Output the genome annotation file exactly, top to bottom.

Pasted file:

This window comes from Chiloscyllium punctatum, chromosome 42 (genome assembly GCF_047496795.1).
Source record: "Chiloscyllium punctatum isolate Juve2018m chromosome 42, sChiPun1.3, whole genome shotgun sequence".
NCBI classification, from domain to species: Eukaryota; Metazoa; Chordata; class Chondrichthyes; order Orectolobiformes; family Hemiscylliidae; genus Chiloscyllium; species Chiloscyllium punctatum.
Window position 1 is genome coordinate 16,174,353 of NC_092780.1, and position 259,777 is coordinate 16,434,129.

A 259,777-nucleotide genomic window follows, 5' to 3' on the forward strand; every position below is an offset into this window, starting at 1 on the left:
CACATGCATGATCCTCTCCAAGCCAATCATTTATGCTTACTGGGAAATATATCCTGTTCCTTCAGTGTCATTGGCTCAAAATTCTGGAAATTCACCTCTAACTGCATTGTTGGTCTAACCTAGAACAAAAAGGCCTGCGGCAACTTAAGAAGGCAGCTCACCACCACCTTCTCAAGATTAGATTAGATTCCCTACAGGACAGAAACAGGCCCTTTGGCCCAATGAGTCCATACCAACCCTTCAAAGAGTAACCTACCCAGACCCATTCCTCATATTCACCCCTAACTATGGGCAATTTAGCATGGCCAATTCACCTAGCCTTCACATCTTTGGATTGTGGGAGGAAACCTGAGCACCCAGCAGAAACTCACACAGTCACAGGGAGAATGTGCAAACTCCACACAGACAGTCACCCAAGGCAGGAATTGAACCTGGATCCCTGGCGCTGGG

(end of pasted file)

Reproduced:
This window comes from Chiloscyllium punctatum, chromosome 42 (genome assembly GCF_047496795.1).
Source record: "Chiloscyllium punctatum isolate Juve2018m chromosome 42, sChiPun1.3, whole genome shotgun sequence".
NCBI classification, from domain to species: Eukaryota; Metazoa; Chordata; class Chondrichthyes; order Orectolobiformes; family Hemiscylliidae; genus Chiloscyllium; species Chiloscyllium punctatum.
Window position 1 is genome coordinate 16,174,353 of NC_092780.1, and position 259,777 is coordinate 16,434,129.

A 259,777-nucleotide genomic window follows, 5' to 3' on the forward strand; every position below is an offset into this window, starting at 1 on the left:
CACATGCATGATCCTCTCCAAGCCAATCATTTATGCTTACTGGGAAATATATCCTGTTCCTTCAGTGTCATTGGCTCAAAATTCTGGAAATTCACCTCTAACTGCATTGTTGGTCTAACCTAGAACAAAAAGGCCTGCGGCAACTTAAGAAGGCAGCTCACCACCACCTTCTCAAGATTAGATTAGATTCCCTACAGGACAGAAACAGGCCCTTTGGCCCAATGAGTCCATACCAACCCTTCAAAGAGTAACCTACCCAGACCCATTCCTCATATTCACCCCTAACTATGGGCAATTTAGCATGGCCAATTCACCTAGCCTTCACATCTTTGGATTGTGGGAGGAAACCTGAGCACCCAGCAGAAACTCACACAGTCACAGGGAGAATGTGCAAACTCCACACAGACAGTCACCCAAGGCAGGAATTGAACCTGGATCCCTGGCGCTGGG